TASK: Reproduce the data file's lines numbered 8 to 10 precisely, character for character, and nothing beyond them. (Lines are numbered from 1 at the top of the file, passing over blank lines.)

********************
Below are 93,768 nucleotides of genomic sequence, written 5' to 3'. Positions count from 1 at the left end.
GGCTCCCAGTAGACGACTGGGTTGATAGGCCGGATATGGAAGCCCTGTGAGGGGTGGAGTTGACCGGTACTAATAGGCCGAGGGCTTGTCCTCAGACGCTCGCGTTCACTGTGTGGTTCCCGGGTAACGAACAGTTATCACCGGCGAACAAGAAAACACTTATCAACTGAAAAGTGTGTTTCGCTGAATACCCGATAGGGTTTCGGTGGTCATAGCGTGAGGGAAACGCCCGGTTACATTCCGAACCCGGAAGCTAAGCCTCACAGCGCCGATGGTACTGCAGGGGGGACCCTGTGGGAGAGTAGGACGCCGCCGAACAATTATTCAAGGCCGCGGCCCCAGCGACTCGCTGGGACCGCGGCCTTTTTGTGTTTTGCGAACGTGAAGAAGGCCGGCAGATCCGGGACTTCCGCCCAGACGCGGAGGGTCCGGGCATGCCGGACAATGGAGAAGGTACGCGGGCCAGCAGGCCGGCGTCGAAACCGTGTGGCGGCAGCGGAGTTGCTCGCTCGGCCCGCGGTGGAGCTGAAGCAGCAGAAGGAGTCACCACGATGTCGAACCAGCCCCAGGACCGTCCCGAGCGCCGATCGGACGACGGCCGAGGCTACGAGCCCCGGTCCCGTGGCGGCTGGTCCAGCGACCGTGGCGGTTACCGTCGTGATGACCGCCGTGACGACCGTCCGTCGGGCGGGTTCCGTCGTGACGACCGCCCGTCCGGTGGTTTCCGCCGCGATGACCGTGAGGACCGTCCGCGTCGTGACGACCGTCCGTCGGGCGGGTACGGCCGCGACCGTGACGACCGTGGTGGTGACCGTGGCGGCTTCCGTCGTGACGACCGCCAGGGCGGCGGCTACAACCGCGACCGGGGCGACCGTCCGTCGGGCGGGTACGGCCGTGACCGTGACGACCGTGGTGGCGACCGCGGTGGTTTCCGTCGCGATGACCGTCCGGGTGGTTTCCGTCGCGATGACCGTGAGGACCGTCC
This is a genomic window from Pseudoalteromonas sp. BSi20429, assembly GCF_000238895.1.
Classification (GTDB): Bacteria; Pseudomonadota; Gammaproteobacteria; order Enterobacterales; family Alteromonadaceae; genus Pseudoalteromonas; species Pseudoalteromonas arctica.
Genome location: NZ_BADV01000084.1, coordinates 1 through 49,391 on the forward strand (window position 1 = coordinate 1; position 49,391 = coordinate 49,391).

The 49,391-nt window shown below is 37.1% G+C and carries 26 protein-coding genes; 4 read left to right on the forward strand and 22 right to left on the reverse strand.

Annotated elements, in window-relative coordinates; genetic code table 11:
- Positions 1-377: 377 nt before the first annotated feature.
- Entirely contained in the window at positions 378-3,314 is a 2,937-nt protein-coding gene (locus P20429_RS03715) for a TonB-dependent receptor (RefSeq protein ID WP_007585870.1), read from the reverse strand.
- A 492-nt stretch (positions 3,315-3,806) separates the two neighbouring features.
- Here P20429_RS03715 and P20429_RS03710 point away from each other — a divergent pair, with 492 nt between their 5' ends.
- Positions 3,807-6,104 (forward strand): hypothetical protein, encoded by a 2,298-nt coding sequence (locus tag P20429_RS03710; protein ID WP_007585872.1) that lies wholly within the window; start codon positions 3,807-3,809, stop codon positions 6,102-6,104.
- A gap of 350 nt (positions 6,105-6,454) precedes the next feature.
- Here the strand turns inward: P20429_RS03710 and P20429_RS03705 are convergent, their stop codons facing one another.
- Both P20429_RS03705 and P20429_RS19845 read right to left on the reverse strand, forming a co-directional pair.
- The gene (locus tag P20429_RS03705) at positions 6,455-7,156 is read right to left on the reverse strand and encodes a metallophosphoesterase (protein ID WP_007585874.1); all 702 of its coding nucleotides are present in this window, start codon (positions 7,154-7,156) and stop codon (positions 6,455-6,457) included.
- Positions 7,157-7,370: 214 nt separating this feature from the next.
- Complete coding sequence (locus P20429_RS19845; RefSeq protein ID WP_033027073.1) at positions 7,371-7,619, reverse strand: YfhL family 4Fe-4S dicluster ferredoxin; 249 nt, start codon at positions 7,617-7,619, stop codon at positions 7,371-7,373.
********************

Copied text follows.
- Positions 1-377: 377 nt before the first annotated feature.
- Entirely contained in the window at positions 378-3,314 is a 2,937-nt protein-coding gene (locus P20429_RS03715) for a TonB-dependent receptor (RefSeq protein ID WP_007585870.1), read from the reverse strand.
- A 492-nt stretch (positions 3,315-3,806) separates the two neighbouring features.